Our current theme is the ‘mundanity of human existence’. You describe humans as being lesser than the animals. You are appalled with their uncaring and despicable selfishness (James 3:15, 16). You describe them as a depraved subspecies (2 Peter 2:12) that are bent on killing not only themselves, but every creature that shares our planet. They do this by pouring out their putrid effluent upon the earth (Isaiah 64:6). We inhale toxic fumes that are spewed from thousands upon thousands of man-made ‘midges’ that fly high in the sky. They weave webs of deadly destruction (James 3:8).

At the roadside, and even in our homes, we inhale toxic particles that have been breathed out by bug-like, mechanical beasts. These killing machines are mass-produced by brainless robots designed by idiots who couldn’t care less that they are suffocating themselves and their kind.

We poison our bodies by ingesting processed foods filled with harmful chemicals, and we unwittingly expose ourselves to life-destroying rays of radiation emitted from thousands of beacons in and around our cities – all for the sake of communicating by mobile phones. Practically everywhere, ear-shrieking noise ceaselessly dumbs our sensibilities (1 Timothy 4:1, 2). We can no longer think. We are squashed and flattened by a descending, homogenous, black cloud of depression. We fear there is no hope. We are doomed. …… What shall we do? …….. Help!

I think that is enough of this vein for now!

But let me assure you, I am not depressed. You know why I am NOT depressed, and that is because I have a HOPE (Hebrews 6:19) of better things to come. You also know why at this moment I cannot elaborate on my hope. However, I am happy (Psalm 146:5) I have the privilege of conversing with you on other matters.

We do not speak TO one another, but WITH one another, because we are buddies. Our relationship is one of freedom (cf. Romans 6:15, 18) and of respect (1 Peter 2:17). Our sharing is not of things, but of thoughts. Our minds engage as if wired together. There are no physical caresses, no realtime hugs, no taste of the other’s tears, no touch of lips (Song of Solomon 4:11) and no actual hearing of voices that thrill the heart and make knees limp. Our two minds are tuned into the same frequency; each energising the other. We are lost in a wonder-world of our own. [All of us sin. (Romans 3:23)]

[In this next section the writer’s imagination runs riot, but the hope is that the recipient will be pointed to God’s heaven (Matthew 6:33), not a false heaven of sensuous indulgence.]

Waves rhythmically lap the sandy shore that forever drinks of the salty brine. The sand’s thirst is never quenched (Mark 9:43). The bottomless pit (Revelation 9:1) never relents, greedily sapping the living waters (John 4:14). But there is hope! The sun’s soothing glow gently warms two mortals. Nymphlike, they stand gazing upwards at an azure sky that is speckled with silver plumes of ice cold crystals, and between them there are golden wisps of fine gossamer. It’s not a vision, but a paradise of peace and love [Satan deceives them. (2 Corinthians 11:14)] . There, on the beach the two souls entwine (Song of Solomon 7:10). They are bound together by ribbons of freedom (John 8:36). Their fingers touch and they embrace. The spark of life [Jesus is the true light (John 8:12, 9:5)] pulsates between them. Fused together and no longer mortal, they are translated into creatures of immortal bliss. [Actual immortal bliss is only found by resurrection in Christ (1 Corinthians 15: 53, 54).]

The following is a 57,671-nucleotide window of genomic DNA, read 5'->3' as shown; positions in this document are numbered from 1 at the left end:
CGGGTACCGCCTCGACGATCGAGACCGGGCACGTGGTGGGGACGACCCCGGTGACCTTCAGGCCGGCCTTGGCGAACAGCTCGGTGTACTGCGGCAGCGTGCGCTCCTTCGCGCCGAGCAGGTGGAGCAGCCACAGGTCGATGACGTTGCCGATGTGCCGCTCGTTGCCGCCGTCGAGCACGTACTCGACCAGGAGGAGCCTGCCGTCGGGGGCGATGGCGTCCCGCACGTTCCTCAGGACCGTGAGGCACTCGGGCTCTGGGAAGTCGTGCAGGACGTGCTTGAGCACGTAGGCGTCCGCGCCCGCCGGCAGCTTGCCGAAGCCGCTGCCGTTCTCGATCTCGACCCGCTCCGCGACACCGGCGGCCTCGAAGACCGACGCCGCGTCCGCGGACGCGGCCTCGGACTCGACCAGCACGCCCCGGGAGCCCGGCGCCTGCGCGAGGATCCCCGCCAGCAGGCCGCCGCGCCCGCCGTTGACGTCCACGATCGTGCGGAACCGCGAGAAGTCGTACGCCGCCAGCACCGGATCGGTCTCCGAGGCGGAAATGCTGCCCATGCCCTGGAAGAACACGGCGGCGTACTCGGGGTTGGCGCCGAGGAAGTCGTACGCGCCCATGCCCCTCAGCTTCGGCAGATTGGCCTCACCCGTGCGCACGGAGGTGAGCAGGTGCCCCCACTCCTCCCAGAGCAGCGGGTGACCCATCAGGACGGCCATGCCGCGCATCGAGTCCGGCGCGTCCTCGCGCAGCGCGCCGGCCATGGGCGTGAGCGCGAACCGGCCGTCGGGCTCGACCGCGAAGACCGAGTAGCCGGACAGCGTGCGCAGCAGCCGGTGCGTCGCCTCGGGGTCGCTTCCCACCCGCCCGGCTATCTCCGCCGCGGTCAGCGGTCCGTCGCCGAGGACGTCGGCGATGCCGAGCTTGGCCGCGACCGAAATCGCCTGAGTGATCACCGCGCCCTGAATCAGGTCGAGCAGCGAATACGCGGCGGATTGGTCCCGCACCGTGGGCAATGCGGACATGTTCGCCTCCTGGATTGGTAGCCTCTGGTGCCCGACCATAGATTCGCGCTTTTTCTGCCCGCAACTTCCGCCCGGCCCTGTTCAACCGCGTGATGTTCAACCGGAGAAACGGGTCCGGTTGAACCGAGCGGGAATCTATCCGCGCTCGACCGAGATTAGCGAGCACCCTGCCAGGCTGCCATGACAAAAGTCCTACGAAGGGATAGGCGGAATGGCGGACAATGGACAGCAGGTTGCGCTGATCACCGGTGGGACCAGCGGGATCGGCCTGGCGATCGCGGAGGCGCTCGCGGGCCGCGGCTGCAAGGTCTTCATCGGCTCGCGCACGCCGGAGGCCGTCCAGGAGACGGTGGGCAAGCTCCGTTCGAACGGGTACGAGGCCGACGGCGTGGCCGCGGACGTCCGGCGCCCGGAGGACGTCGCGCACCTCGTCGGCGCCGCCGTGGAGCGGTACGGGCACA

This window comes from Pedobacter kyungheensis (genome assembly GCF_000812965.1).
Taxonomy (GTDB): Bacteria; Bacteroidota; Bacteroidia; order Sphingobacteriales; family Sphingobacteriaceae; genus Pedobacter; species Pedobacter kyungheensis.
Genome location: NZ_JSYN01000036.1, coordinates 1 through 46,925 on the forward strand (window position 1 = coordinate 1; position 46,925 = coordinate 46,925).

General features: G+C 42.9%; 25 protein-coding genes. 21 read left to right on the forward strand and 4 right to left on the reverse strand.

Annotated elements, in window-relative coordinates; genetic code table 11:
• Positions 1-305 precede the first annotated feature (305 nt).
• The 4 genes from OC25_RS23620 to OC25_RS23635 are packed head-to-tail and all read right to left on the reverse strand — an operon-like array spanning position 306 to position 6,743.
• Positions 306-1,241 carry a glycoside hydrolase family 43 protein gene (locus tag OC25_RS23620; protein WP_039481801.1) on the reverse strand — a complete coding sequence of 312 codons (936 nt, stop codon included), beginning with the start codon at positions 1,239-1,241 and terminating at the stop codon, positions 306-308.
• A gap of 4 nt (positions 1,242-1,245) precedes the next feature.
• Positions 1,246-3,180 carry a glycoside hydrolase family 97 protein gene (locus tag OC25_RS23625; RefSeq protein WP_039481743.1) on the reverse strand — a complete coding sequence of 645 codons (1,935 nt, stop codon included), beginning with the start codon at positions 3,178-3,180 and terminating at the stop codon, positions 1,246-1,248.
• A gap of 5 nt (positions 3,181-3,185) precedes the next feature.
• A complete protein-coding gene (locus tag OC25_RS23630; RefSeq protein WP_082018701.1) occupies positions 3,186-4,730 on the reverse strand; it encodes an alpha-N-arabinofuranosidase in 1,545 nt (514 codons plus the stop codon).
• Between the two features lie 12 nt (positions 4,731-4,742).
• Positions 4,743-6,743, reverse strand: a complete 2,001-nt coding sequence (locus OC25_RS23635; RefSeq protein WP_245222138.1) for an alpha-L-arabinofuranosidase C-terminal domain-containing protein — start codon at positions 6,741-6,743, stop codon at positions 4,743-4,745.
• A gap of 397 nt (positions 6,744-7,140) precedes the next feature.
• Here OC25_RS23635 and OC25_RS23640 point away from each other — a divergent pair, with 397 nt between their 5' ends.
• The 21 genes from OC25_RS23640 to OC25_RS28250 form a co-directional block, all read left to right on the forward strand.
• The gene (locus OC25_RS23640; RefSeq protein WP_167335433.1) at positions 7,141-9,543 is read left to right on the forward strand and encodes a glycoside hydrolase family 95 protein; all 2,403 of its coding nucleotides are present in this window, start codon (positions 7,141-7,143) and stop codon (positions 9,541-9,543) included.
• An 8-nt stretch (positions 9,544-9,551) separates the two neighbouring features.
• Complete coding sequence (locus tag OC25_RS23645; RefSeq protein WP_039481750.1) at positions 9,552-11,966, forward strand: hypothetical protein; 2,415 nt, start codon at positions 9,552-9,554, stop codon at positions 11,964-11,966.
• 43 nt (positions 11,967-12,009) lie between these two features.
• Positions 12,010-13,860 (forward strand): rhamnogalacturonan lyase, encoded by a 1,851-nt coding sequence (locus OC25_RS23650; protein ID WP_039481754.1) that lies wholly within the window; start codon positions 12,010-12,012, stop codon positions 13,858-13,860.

What a dream! Life is not like that. Instead we experience the realm of subjective **reality. After our glimpse of a fictitious paradise we plummet back to earth. We are grateful for not being burnt to a frazzle (2 Peter 3:10) when entering the earth’s atmosphere. Our charred capsule is slowed by its life-saving parachute, and we gently descend to the ground. There we wake up, open the hatch, and the air smells better than before.

Maybe things aren’t as bad as we thought? Some humans are kind and loving. Some care for others and all that has life. They love our planet and will give their lives to save it, so that others will not perish. [Jesus gave His life so that believers will not perish, but have eternal life (John 3:16).]

Kind thoughts from me to you,

Your Friend.

*Mind, Body and Soul

**The Reality of ‘Now’



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Ritualistic Practices

‘Test all things, hold fast what is good (1 Thessalonians 5:21).’

Let me first define what I mean by a ritualistic practice. Throughout this article the definition is limited to, ‘repeated actions that are carried out over a period long enough to become a tradition.’ Here’s an example: For as long as I can remember, church services have always ended with a benediction. Thus, the benediction has become a tradition and a ritual.

My Personal Rituals

Each day I routinely perform a number of actions that I believe help me with my physical, spiritual and mental wellbeing.

The first one of the day is getting out of bed at 6.30 a.m., or thereabouts. I put on my dressing gown, plug the mobile phone into its charger and pull back the curtains. When downstairs in the kitchen, I prepare and have breakfast and eat it while listening to the radio. So my routine of more repeated actions continue at certain times throughout the day until it is bedtime. Yes, I recognise how fortunate I am to be retired and to have established my own personal traditions. My relatives and friends have got to know of them. They know what time I have lunch, and what I am likely to be eating! God is truly gracious (Psalm 116:5), for I am blessed, indeed.